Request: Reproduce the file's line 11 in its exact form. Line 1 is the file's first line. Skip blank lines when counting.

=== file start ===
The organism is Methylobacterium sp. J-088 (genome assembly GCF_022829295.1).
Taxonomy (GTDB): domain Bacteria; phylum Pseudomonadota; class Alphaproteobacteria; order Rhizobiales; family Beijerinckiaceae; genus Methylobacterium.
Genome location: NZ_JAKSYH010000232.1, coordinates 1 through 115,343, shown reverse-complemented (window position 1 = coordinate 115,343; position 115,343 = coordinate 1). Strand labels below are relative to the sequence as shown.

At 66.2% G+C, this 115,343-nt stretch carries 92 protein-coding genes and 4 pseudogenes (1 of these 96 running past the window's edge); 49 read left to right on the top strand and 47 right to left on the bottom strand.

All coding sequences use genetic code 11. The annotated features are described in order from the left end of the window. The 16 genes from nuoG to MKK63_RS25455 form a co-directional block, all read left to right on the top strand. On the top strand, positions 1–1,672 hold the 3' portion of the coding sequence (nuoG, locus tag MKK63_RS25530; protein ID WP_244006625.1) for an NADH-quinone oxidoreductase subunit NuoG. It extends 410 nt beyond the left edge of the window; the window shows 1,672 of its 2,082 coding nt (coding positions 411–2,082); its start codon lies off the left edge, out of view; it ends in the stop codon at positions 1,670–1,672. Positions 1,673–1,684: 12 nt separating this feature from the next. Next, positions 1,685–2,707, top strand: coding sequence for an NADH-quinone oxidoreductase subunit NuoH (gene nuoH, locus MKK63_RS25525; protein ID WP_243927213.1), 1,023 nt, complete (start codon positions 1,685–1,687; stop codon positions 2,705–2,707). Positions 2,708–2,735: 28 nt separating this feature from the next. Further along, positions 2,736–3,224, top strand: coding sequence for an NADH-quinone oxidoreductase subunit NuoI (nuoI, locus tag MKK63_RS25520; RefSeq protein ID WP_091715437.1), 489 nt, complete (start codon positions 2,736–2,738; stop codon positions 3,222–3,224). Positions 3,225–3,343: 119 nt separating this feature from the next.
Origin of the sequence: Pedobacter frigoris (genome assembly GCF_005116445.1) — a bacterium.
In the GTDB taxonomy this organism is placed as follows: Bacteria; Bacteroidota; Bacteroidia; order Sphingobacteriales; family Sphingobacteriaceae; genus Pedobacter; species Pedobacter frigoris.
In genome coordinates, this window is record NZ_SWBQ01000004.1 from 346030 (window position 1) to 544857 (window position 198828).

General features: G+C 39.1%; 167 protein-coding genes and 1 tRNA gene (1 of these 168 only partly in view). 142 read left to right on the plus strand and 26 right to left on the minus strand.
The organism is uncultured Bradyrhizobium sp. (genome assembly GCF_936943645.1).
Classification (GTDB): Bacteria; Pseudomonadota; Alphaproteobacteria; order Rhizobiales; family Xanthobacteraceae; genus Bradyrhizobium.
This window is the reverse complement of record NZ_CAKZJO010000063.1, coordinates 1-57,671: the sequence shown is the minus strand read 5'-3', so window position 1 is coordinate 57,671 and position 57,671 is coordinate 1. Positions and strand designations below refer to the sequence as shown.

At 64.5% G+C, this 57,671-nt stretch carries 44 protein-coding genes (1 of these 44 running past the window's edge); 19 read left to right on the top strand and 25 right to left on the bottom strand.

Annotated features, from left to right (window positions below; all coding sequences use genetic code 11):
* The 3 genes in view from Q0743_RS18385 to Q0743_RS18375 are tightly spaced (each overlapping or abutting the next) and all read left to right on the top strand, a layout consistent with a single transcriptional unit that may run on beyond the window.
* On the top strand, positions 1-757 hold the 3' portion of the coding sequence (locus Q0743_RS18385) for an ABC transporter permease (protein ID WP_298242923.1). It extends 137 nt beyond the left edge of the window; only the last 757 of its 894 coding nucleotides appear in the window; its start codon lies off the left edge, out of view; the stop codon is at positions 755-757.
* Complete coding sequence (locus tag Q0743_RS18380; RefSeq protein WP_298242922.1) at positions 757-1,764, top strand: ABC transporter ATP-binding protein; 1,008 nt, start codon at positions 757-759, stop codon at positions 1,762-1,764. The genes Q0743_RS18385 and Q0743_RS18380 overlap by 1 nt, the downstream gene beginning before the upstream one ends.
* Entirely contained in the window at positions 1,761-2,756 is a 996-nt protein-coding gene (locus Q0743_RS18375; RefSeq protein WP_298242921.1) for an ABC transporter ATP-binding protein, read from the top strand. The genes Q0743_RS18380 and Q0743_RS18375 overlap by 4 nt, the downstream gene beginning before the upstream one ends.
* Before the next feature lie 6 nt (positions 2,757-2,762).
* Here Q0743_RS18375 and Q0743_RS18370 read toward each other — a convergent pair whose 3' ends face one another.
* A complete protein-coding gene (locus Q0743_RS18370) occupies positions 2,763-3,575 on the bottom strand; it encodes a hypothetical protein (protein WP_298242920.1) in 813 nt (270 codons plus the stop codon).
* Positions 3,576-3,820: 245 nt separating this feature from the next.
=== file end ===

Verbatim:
Classification (GTDB): Bacteria; Pseudomonadota; Alphaproteobacteria; order Rhizobiales; family Xanthobacteraceae; genus Bradyrhizobium.